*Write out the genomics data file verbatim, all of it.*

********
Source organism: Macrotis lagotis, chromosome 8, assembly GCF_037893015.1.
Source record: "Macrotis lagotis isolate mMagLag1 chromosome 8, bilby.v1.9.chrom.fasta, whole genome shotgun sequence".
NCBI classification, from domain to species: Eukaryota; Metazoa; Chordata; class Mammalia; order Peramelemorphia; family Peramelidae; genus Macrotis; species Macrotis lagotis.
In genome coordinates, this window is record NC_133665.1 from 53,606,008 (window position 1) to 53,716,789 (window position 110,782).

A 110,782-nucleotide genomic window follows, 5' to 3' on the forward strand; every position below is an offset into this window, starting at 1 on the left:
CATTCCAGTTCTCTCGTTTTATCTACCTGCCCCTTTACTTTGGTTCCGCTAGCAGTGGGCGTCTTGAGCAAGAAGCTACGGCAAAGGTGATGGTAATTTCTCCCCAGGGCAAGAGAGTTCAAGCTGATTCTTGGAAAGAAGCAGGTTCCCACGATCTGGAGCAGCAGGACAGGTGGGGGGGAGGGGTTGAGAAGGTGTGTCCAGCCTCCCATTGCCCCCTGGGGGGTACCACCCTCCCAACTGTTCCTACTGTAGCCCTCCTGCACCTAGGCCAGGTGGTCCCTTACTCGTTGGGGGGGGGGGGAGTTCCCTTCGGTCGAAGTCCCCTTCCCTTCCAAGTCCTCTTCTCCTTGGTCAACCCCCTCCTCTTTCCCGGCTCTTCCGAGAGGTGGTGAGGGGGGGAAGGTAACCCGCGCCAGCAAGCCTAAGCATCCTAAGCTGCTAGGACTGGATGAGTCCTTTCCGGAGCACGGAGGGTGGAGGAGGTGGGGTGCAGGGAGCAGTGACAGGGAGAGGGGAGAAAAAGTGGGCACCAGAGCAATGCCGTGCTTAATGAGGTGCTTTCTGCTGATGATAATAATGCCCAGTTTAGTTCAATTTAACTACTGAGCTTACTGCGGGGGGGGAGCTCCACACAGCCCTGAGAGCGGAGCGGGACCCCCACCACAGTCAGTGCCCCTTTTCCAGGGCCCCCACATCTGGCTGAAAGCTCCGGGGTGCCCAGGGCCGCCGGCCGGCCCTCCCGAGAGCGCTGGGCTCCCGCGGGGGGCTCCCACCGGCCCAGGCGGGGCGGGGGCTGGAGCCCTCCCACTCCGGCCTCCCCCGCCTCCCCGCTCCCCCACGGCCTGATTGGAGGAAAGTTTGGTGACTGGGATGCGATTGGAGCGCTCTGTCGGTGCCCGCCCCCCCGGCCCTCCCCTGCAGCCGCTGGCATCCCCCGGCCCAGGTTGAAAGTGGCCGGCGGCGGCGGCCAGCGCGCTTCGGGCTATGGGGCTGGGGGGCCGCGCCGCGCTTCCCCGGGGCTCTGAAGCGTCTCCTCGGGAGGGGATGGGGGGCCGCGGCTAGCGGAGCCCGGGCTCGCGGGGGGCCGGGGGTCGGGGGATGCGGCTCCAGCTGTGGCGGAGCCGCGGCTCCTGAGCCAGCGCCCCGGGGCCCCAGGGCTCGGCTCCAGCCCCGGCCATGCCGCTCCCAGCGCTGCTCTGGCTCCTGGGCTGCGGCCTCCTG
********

Source organism: Macrotis lagotis, chromosome 8, assembly GCF_037893015.1.
Source record: "Macrotis lagotis isolate mMagLag1 chromosome 8, bilby.v1.9.chrom.fasta, whole genome shotgun sequence".
NCBI classification, from domain to species: Eukaryota; Metazoa; Chordata; class Mammalia; order Peramelemorphia; family Peramelidae; genus Macrotis; species Macrotis lagotis.
In genome coordinates, this window is record NC_133665.1 from 53,606,008 (window position 1) to 53,716,789 (window position 110,782).

A 110,782-nucleotide genomic window follows, 5' to 3' on the forward strand; every position below is an offset into this window, starting at 1 on the left:
CATTCCAGTTCTCTCGTTTTATCTACCTGCCCCTTTACTTTGGTTCCGCTAGCAGTGGGCGTCTTGAGCAAGAAGCTACGGCAAAGGTGATGGTAATTTCTCCCCAGGGCAAGAGAGTTCAAGCTGATTCTTGGAAAGAAGCAGGTTCCCACGATCTGGAGCAGCAGGACAGGTGGGGGGGAGGGGTTGAGAAGGTGTGTCCAGCCTCCCATTGCCCCCTGGGGGGTACCACCCTCCCAACTGTTCCTACTGTAGCCCTCCTGCACCTAGGCCAGGTGGTCCCTTACTCGTTGGGGGGGGGGGGAGTTCCCTTCGGTCGAAGTCCCCTTCCCTTCCAAGTCCTCTTCTCCTTGGTCAACCCCCTCCTCTTTCCCGGCTCTTCCGAGAGGTGGTGAGGGGGGGAAGGTAACCCGCGCCAGCAAGCCTAAGCATCCTAAGCTGCTAGGACTGGATGAGTCCTTTCCGGAGCACGGAGGGTGGAGGAGGTGGGGTGCAGGGAGCAGTGACAGGGAGAGGGGAGAAAAAGTGGGCACCAGAGCAATGCCGTGCTTAATGAGGTGCTTTCTGCTGATGATAATAATGCCCAGTTTAGTTCAATTTAACTACTGAGCTTACTGCGGGGGGGGAGCTCCACACAGCCCTGAGAGCGGAGCGGGACCCCCACCACAGTCAGTGCCCCTTTTCCAGGGCCCCCACATCTGGCTGAAAGCTCCGGGGTGCCCAGGGCCGCCGGCCGGCCCTCCCGAGAGCGCTGGGCTCCCGCGGGGGGCTCCCACCGGCCCAGGCGGGGCGGGGGCTGGAGCCCTCCCACTCCGGCCTCCCCCGCCTCCCCGCTCCCCCACGGCCTGATTGGAGGAAAGTTTGGTGACTGGGATGCGATTGGAGCGCTCTGTCGGTGCCCGCCCCCCCGGCCCTCCCCTGCAGCCGCTGGCATCCCCCGGCCCAGGTTGAAAGTGGCCGGCGGCGGCGGCCAGCGCGCTTCGGGCTATGGGGCTGGGGGGCCGCGCCGCGCTTCCCCGGGGCTCTGAAGCGTCTCCTCGGGAGGGGATGGGGGGCCGCGGCTAGCGGAGCCCGGGCTCGCGGGGGGCCGGGGGTCGGGGGATGCGGCTCCAGCTGTGGCGGAGCCGCGGCTCCTGAGCCAGCGCCCCGGGGCCCCAGGGCTCGGCTCCAGCCCCGGCCATGCCGCTCCCAGCGCTGCTCTGGCTCCTGGGCTGCGGCCTCCTG